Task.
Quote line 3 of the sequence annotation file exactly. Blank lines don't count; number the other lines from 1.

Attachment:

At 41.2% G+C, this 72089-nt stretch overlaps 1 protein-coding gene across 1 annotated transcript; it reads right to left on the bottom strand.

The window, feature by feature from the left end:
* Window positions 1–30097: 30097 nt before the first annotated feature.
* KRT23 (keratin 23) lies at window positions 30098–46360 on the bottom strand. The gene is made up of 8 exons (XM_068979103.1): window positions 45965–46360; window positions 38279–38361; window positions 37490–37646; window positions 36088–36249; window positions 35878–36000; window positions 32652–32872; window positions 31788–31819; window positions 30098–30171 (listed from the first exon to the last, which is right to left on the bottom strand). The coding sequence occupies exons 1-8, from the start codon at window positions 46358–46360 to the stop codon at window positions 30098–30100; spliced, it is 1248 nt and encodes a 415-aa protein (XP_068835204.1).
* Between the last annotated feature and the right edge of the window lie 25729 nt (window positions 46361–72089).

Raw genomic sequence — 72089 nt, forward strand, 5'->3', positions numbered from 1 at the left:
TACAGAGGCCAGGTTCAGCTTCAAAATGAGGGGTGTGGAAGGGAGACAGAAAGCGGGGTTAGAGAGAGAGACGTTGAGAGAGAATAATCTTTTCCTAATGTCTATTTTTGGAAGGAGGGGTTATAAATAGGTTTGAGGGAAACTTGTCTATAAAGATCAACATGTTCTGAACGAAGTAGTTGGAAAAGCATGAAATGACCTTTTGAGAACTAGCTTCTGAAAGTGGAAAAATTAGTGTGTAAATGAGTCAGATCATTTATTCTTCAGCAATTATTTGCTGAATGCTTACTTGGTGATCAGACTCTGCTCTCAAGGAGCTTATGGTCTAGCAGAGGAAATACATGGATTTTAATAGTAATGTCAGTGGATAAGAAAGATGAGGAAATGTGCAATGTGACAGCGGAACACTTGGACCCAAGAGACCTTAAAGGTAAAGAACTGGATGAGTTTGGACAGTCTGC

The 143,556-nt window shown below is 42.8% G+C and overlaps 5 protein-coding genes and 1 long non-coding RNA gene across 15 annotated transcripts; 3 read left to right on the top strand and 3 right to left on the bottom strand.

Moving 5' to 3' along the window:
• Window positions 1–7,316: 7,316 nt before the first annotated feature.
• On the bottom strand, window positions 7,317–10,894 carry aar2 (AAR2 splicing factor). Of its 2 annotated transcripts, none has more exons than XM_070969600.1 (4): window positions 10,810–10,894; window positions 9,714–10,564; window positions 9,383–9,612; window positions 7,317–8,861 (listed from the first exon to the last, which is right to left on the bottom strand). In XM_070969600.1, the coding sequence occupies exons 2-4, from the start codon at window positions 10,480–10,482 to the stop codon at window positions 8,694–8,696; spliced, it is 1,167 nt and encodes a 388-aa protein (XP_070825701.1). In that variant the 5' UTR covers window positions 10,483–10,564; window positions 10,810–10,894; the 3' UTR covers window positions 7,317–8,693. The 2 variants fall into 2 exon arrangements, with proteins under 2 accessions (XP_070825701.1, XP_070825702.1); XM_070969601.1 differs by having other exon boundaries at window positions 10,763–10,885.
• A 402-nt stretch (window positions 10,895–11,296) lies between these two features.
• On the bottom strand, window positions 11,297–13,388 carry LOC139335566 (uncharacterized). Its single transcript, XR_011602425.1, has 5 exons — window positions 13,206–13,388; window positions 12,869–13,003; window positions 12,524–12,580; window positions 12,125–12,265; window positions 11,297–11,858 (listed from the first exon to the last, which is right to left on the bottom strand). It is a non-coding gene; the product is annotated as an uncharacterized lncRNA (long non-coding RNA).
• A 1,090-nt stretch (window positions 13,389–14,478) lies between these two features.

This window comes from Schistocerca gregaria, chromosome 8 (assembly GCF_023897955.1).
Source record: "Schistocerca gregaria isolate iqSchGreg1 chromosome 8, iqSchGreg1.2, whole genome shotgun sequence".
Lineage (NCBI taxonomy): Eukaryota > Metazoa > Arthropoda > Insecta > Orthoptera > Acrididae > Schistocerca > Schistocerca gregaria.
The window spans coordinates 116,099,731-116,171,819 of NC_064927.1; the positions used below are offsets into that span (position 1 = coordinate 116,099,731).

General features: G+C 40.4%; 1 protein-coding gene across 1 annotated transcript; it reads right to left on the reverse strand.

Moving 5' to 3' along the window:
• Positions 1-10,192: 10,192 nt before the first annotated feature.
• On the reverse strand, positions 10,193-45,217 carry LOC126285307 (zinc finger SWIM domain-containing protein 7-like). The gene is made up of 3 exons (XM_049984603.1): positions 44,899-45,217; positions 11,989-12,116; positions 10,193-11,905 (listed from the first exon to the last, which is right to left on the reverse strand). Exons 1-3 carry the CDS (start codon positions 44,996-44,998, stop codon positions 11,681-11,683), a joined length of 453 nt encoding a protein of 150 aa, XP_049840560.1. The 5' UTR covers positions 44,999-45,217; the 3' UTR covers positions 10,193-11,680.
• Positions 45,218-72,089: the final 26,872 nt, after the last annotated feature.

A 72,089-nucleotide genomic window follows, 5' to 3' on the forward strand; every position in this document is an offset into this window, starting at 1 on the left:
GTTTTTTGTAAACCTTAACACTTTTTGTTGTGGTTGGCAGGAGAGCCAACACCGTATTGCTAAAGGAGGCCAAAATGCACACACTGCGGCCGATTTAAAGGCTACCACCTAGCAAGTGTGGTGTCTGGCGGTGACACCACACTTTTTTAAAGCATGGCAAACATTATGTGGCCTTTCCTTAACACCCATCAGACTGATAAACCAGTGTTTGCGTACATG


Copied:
* Window positions 1–30097: 30097 nt before the first annotated feature.